South Sudan’s president Salva Kiir has said his government’s top priority is to restore peace and unity among all South Sudanese communities.
The president was addressing worshippers on Christmas Day at the St. Theresa Cathedral in Juba.
“We must recommit ourselves to the course of peace, and extend a hand of unity and friendship across all the divides in the country,” he said.
We must recommit ourselves to the course of peace, and extend a hand of unity and friendship across all the divides in the country
Referring to the recent signing of the cessation of hostilities agreement in Addis Ababa, Kiir said this was a sign of commitment to ending the violence in the country.
He confirmed that he had issued orders for the immediate implementation of the ceasefire agreement in a bid to guarantee the safety of civilians and humanitarian services in the world’s youngest nation.
The ceasefire agreement took effect on Sunday amidst accusations of breach of the agreement from all parties involved.
South Sudan govt, rebel groups sign IGAD ceasefire deal in Ethiopia https://t.co/npy7MjeeMn
— africanews (@africanews) December 22, 2017
Kiir said his government is willing to continue negotiations with the opposition factions in good faith, so as to realise peace.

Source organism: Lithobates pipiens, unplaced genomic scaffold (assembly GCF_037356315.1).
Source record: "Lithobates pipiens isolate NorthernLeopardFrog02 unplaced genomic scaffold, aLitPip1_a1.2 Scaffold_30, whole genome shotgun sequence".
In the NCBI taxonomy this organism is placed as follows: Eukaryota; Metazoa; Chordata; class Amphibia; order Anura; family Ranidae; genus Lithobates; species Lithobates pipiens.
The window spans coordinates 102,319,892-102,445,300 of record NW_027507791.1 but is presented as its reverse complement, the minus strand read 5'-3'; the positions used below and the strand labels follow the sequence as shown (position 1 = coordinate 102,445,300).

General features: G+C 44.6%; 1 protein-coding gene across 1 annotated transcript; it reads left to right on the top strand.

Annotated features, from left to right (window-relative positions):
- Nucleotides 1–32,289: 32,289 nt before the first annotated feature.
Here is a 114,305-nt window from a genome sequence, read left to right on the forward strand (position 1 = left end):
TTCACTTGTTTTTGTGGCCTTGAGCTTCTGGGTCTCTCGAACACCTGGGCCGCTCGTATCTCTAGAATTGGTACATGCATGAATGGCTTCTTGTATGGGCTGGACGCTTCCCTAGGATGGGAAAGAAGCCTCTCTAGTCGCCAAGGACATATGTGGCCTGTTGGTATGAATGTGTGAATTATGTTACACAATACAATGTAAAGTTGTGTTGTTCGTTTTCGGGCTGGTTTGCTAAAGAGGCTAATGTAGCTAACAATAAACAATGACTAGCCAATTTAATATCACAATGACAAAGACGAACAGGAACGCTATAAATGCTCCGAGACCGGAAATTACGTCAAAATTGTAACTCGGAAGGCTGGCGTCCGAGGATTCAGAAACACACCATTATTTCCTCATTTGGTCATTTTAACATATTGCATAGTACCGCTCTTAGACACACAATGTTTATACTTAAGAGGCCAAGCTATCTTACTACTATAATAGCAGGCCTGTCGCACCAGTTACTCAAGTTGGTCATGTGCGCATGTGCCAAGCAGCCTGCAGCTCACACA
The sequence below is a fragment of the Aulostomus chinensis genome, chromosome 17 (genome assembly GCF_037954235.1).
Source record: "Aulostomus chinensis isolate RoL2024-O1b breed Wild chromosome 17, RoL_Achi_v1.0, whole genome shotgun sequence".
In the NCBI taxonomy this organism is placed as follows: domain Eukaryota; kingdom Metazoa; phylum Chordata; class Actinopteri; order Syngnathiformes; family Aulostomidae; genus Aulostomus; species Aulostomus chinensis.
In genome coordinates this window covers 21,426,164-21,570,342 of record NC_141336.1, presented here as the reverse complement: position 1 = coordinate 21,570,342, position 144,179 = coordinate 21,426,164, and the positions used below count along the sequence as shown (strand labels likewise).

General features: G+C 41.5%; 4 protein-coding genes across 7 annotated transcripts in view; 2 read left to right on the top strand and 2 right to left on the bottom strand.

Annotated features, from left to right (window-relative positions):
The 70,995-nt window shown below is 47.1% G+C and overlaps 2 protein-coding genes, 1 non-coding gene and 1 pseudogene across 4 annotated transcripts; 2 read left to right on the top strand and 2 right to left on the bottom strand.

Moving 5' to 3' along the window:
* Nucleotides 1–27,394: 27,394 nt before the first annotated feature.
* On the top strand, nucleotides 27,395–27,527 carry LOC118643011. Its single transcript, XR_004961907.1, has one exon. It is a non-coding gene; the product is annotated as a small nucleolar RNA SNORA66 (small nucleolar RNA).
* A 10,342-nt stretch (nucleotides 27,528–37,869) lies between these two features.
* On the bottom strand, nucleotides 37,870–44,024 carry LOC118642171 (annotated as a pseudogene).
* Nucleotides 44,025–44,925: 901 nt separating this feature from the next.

“I trust that our partners are also negotiating in the same good faith for the benefit of all citizens in South Sudan,’‘ said President Kiir.
“The sooner we can come to the final and meaningful agreement, the sooner we can re-energise the implementation process and get South Sudan back on the path of prosperity,” he said.
President Kiir further expressed hope that the revitalisation forum, which ended in Addis Ababa recently, would pave the way for the reconstruction of South Sudan and for the restoration of the economy.
Diplomats at the Addis talks had told Reuters that the next phase of the negotiations would centre on thrashing out a revised power-sharing arrangement leading up to a new date for polls.
South Sudan which attained independence in 2011, has been in war for four years now following a political fallout between president Kiir and his then deputy president Dr. Riek Machar.
More than 100,000 people have lost their lives in the conflict, according to the International Crisis Group.
Over 2 million South Sudanese have become refugees, while another one million people remain internally displaced, according to the UN.